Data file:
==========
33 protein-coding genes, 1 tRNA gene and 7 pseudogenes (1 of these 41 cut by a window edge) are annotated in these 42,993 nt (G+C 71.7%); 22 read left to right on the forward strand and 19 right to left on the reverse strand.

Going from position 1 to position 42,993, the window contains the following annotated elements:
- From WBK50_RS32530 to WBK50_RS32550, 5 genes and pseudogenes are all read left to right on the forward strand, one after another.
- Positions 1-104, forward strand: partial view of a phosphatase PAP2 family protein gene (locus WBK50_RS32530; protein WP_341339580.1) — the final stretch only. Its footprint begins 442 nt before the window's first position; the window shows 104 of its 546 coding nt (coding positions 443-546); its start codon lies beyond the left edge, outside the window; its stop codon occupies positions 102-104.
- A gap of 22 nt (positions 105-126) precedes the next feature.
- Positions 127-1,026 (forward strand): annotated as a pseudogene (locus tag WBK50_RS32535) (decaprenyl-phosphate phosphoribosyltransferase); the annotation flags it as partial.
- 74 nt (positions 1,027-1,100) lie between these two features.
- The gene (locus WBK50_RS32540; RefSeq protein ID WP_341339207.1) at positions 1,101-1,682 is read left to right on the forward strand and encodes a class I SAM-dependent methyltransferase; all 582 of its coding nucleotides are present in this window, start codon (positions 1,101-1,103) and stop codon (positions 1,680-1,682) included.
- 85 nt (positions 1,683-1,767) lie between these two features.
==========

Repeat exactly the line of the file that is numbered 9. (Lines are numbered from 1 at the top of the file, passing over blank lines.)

- 85 nt (positions 1,683-1,767) lie between these two features.